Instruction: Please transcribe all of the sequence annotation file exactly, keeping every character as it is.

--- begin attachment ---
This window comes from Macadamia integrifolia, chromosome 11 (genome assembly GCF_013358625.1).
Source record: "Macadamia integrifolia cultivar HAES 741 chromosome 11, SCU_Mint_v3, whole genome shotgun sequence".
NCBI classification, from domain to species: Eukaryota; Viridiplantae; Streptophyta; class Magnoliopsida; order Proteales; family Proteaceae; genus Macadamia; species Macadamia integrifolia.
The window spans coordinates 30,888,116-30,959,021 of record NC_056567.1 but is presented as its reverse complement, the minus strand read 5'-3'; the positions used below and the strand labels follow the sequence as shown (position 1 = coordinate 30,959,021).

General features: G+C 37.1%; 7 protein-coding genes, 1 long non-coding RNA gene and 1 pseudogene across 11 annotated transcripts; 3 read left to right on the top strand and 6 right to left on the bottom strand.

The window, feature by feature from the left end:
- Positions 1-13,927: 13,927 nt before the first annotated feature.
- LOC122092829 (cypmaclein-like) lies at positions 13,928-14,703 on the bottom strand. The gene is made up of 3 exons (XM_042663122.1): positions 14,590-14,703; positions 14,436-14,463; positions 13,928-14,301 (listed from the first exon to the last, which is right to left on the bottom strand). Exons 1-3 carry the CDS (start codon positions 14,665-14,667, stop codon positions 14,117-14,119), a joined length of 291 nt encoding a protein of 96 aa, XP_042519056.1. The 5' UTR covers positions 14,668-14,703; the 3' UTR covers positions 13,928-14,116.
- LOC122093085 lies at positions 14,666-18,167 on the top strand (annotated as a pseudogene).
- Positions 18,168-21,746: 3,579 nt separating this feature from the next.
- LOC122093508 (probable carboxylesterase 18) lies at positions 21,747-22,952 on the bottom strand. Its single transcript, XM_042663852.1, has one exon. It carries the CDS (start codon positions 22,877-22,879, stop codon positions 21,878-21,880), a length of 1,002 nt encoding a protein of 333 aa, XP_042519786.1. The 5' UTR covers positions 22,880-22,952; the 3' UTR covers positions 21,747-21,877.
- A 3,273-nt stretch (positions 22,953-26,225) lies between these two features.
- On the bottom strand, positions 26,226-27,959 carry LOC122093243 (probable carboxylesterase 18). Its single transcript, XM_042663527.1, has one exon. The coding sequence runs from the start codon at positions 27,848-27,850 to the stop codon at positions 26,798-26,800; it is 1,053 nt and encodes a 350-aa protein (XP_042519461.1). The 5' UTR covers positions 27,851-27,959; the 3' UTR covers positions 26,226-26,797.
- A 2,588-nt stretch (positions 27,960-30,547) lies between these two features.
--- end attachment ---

This window comes from Macadamia integrifolia, chromosome 11 (genome assembly GCF_013358625.1).
Source record: "Macadamia integrifolia cultivar HAES 741 chromosome 11, SCU_Mint_v3, whole genome shotgun sequence".
NCBI classification, from domain to species: Eukaryota; Viridiplantae; Streptophyta; class Magnoliopsida; order Proteales; family Proteaceae; genus Macadamia; species Macadamia integrifolia.
The window spans coordinates 30,888,116-30,959,021 of record NC_056567.1 but is presented as its reverse complement, the minus strand read 5'-3'; the positions used below and the strand labels follow the sequence as shown (position 1 = coordinate 30,959,021).

General features: G+C 37.1%; 7 protein-coding genes, 1 long non-coding RNA gene and 1 pseudogene across 11 annotated transcripts; 3 read left to right on the top strand and 6 right to left on the bottom strand.

The window, feature by feature from the left end:
- Positions 1-13,927: 13,927 nt before the first annotated feature.
- LOC122092829 (cypmaclein-like) lies at positions 13,928-14,703 on the bottom strand. The gene is made up of 3 exons (XM_042663122.1): positions 14,590-14,703; positions 14,436-14,463; positions 13,928-14,301 (listed from the first exon to the last, which is right to left on the bottom strand). Exons 1-3 carry the CDS (start codon positions 14,665-14,667, stop codon positions 14,117-14,119), a joined length of 291 nt encoding a protein of 96 aa, XP_042519056.1. The 5' UTR covers positions 14,668-14,703; the 3' UTR covers positions 13,928-14,116.
- LOC122093085 lies at positions 14,666-18,167 on the top strand (annotated as a pseudogene).
- Positions 18,168-21,746: 3,579 nt separating this feature from the next.
- LOC122093508 (probable carboxylesterase 18) lies at positions 21,747-22,952 on the bottom strand. Its single transcript, XM_042663852.1, has one exon. It carries the CDS (start codon positions 22,877-22,879, stop codon positions 21,878-21,880), a length of 1,002 nt encoding a protein of 333 aa, XP_042519786.1. The 5' UTR covers positions 22,880-22,952; the 3' UTR covers positions 21,747-21,877.
- A 3,273-nt stretch (positions 22,953-26,225) lies between these two features.
- On the bottom strand, positions 26,226-27,959 carry LOC122093243 (probable carboxylesterase 18). Its single transcript, XM_042663527.1, has one exon. The coding sequence runs from the start codon at positions 27,848-27,850 to the stop codon at positions 26,798-26,800; it is 1,053 nt and encodes a 350-aa protein (XP_042519461.1). The 5' UTR covers positions 27,851-27,959; the 3' UTR covers positions 26,226-26,797.
- A 2,588-nt stretch (positions 27,960-30,547) lies between these two features.